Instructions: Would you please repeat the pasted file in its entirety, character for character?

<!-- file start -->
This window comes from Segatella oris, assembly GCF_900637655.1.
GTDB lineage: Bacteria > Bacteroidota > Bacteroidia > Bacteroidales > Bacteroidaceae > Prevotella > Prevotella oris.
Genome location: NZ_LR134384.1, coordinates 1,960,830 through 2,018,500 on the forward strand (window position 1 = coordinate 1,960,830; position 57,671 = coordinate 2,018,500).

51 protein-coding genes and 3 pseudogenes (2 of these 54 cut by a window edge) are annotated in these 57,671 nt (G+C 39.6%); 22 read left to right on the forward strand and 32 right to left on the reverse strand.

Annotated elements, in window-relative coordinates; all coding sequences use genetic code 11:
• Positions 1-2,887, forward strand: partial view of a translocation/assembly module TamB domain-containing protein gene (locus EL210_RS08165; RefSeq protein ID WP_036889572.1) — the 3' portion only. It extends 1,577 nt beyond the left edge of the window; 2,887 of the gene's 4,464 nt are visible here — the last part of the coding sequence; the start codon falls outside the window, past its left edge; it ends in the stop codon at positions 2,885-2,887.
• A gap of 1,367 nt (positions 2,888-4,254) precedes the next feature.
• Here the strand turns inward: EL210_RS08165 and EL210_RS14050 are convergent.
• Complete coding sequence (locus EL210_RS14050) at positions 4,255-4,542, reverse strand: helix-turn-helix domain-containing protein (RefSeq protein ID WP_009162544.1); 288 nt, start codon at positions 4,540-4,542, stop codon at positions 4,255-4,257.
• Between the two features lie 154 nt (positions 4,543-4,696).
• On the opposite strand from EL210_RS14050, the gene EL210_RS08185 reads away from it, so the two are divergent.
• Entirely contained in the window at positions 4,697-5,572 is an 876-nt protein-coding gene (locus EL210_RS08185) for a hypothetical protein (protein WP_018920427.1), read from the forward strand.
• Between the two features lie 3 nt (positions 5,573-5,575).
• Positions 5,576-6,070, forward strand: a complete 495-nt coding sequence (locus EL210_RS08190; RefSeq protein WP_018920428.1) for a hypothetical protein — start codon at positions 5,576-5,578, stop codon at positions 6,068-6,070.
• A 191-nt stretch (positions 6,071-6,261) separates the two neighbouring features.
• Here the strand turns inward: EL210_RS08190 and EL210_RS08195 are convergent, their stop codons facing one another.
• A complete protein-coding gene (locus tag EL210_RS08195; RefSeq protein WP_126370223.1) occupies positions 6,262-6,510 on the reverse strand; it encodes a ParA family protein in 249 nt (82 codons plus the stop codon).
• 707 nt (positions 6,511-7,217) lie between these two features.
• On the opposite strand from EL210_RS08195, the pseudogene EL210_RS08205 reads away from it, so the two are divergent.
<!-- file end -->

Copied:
This window comes from Segatella oris, assembly GCF_900637655.1.
GTDB lineage: Bacteria > Bacteroidota > Bacteroidia > Bacteroidales > Bacteroidaceae > Prevotella > Prevotella oris.
Genome location: NZ_LR134384.1, coordinates 1,960,830 through 2,018,500 on the forward strand (window position 1 = coordinate 1,960,830; position 57,671 = coordinate 2,018,500).

51 protein-coding genes and 3 pseudogenes (2 of these 54 cut by a window edge) are annotated in these 57,671 nt (G+C 39.6%); 22 read left to right on the forward strand and 32 right to left on the reverse strand.

Annotated elements, in window-relative coordinates; all coding sequences use genetic code 11:
• Positions 1-2,887, forward strand: partial view of a translocation/assembly module TamB domain-containing protein gene (locus EL210_RS08165; RefSeq protein ID WP_036889572.1) — the 3' portion only. It extends 1,577 nt beyond the left edge of the window; 2,887 of the gene's 4,464 nt are visible here — the last part of the coding sequence; the start codon falls outside the window, past its left edge; it ends in the stop codon at positions 2,885-2,887.
• A gap of 1,367 nt (positions 2,888-4,254) precedes the next feature.
• Here the strand turns inward: EL210_RS08165 and EL210_RS14050 are convergent.
• Complete coding sequence (locus EL210_RS14050) at positions 4,255-4,542, reverse strand: helix-turn-helix domain-containing protein (RefSeq protein ID WP_009162544.1); 288 nt, start codon at positions 4,540-4,542, stop codon at positions 4,255-4,257.
• Between the two features lie 154 nt (positions 4,543-4,696).
• On the opposite strand from EL210_RS14050, the gene EL210_RS08185 reads away from it, so the two are divergent.
• Entirely contained in the window at positions 4,697-5,572 is an 876-nt protein-coding gene (locus EL210_RS08185) for a hypothetical protein (protein WP_018920427.1), read from the forward strand.
• Between the two features lie 3 nt (positions 5,573-5,575).
• Positions 5,576-6,070, forward strand: a complete 495-nt coding sequence (locus EL210_RS08190; RefSeq protein WP_018920428.1) for a hypothetical protein — start codon at positions 5,576-5,578, stop codon at positions 6,068-6,070.
• A 191-nt stretch (positions 6,071-6,261) separates the two neighbouring features.
• Here the strand turns inward: EL210_RS08190 and EL210_RS08195 are convergent, their stop codons facing one another.
• A complete protein-coding gene (locus tag EL210_RS08195; RefSeq protein WP_126370223.1) occupies positions 6,262-6,510 on the reverse strand; it encodes a ParA family protein in 249 nt (82 codons plus the stop codon).
• 707 nt (positions 6,511-7,217) lie between these two features.
• On the opposite strand from EL210_RS08195, the pseudogene EL210_RS08205 reads away from it, so the two are divergent.